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A quick guide to Augustana's copyright policy.

Members of the Augustana College community are often faced with questions regarding the appropriate use of works created by others including books, articles, video, music, images, and other intellectual property. The purpose of the Augustana College Copyright Policy is to provide answers to some of those questions, along with an overview of how federal copyright laws impact activities at Augustana College.

If you have questions about copyright, please contact library director Stefanie Bluemle (x7167), head of circulation Christine Aden (x7819), or your liaison librarian.

Navigating Copyright

What is copyright?

In the words of Augustana College's copyright policy, "copyright is a form of protection provided by federal copyright laws to the authors of 'original works of authorship,' including literary, dramatic, musical, artistic, and certain other intellectual works. This protection is available to both published and unpublished works. The 1976 Copyright Act generally gives the copyright holder the exclusive right to authorize others to reproduce the work, prepare derivative works based upon the work, distribute copies of the work to the public by sale or other transfer of ownership, and perform or display the work publicly. ...

"Copyright occurs automatically at the creation of new work. Work is copyrighted the moment it is fixed in a tangible medium of expression. Formal procedures such as copyright notice, registration, or publication are not required to obtain copyright."

Why should I care about copyright?

  • For everyone, including students:

Copyright law governs whether, and to what extent, you can borrow the work of others when you are creating your own work, whether that is a paper, project, presentation, website, video, etc., etc. What you're allowed to do, and what constitutes "fair use" of a copyrighted work under U.S. copyright law, is especially important to understand when you make your work available for public consumption, such as on a website, in a video on social media, or in a project you post to Augustana Digital Commons, to name just a few examples. Creators who violate others' copyright can be subject to civil and even criminal penalties.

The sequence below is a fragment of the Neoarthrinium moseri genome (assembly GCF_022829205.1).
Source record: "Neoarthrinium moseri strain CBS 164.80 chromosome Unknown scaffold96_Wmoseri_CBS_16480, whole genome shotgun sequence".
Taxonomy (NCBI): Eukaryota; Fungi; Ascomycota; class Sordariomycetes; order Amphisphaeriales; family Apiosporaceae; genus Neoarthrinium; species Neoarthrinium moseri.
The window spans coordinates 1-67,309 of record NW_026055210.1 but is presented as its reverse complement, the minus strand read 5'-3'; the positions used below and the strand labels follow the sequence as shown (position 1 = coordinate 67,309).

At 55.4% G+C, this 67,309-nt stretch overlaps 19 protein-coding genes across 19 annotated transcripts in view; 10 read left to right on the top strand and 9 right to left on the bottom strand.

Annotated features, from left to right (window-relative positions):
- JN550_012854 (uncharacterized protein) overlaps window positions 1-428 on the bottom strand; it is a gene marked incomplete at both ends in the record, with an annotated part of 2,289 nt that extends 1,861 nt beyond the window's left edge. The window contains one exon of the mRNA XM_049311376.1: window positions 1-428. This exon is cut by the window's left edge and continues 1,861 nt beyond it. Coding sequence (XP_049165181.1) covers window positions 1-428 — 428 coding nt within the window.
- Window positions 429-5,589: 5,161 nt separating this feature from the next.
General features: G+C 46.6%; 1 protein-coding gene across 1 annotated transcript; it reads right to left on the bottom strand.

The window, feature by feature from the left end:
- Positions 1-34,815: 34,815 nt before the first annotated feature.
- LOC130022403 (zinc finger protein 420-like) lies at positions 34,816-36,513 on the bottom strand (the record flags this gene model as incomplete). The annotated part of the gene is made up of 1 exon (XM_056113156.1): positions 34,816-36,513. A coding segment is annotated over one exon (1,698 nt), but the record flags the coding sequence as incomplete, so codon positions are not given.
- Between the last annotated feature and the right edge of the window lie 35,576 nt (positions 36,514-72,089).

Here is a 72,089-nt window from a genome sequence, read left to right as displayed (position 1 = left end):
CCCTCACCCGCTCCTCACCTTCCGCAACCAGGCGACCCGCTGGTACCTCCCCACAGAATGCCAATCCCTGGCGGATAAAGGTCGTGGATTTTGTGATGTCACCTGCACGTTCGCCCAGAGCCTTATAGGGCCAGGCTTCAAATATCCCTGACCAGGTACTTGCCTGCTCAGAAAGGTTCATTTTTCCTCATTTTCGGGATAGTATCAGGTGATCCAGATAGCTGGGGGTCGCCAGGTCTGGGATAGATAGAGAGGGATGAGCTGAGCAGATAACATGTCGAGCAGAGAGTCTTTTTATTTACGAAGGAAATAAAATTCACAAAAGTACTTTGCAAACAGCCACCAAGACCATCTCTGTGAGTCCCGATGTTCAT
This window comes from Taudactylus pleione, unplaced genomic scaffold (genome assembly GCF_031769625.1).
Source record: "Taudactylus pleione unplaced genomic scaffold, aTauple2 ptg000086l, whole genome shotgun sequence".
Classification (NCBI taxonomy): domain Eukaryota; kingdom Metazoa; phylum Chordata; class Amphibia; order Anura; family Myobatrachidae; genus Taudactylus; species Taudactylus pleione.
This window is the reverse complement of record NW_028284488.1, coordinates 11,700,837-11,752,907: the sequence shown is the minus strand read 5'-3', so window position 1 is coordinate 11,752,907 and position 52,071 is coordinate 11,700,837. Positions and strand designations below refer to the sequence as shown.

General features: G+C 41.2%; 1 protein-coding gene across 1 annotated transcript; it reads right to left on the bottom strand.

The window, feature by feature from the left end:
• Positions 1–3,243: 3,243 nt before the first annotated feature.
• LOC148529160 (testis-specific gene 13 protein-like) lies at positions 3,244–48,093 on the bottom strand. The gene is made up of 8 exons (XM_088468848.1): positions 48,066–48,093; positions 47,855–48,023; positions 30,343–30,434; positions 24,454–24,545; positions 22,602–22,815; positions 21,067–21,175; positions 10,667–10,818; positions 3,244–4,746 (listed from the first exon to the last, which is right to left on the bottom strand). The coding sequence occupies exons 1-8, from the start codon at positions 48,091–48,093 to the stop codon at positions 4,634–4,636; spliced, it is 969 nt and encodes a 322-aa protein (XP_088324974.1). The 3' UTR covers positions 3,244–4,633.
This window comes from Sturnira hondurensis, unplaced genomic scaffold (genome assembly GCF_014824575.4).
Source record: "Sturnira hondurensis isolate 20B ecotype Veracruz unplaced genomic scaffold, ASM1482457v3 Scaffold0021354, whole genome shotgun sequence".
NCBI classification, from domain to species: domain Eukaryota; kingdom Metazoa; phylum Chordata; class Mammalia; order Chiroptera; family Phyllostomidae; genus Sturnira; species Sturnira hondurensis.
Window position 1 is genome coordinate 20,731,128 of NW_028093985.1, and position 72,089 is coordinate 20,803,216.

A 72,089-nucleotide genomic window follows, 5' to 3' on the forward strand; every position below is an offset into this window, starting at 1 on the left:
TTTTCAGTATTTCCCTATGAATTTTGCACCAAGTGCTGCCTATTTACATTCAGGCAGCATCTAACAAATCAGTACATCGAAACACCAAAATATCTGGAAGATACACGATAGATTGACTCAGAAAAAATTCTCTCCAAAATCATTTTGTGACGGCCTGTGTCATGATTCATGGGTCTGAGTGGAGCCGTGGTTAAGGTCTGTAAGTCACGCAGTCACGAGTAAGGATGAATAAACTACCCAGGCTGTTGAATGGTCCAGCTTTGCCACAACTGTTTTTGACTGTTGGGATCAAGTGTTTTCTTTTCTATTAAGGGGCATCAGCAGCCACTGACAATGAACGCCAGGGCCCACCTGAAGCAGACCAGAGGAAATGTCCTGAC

However, copyright law also protects you. That's right! If you create and share your own, original piece of work in a tangible medium of expression, that work is automatically copyrighted to you. The same rules and restrictions that you face in drawing on others' work apply to people when they want to draw on your work. You also have the ability to specify in advance how others can and cannot use a work of your own that you have posted to the web, with help from licenses developed by organizations such as Creative Commons.

Similarly, if you see a Creative Commons or similar license on a work that you find, or if you note that a work is in the "public domain," that gives you very specific information about how you are and are not allowed to use the work. Understanding the basics of copyright will help you make these determinations more effectively.

  • For faculty:

In addition to everything noted above, faculty need to consider how copyright and fair use considerations affect what materials they can distribute and share with classes, and how they can and cannot do so. The "For Faculty" section of this copyright guide summarizes the questions we field most frequently in the library. Augustana's copyright policy (linked above) provides more thorough guidelines, especially in sections IV-VIII.

What else do I need to know?

This copyright guide highlights big ideas and FAQs only. For thorough guidance on how Augustana approaches copyright, see the college's official copyright policy (linked above).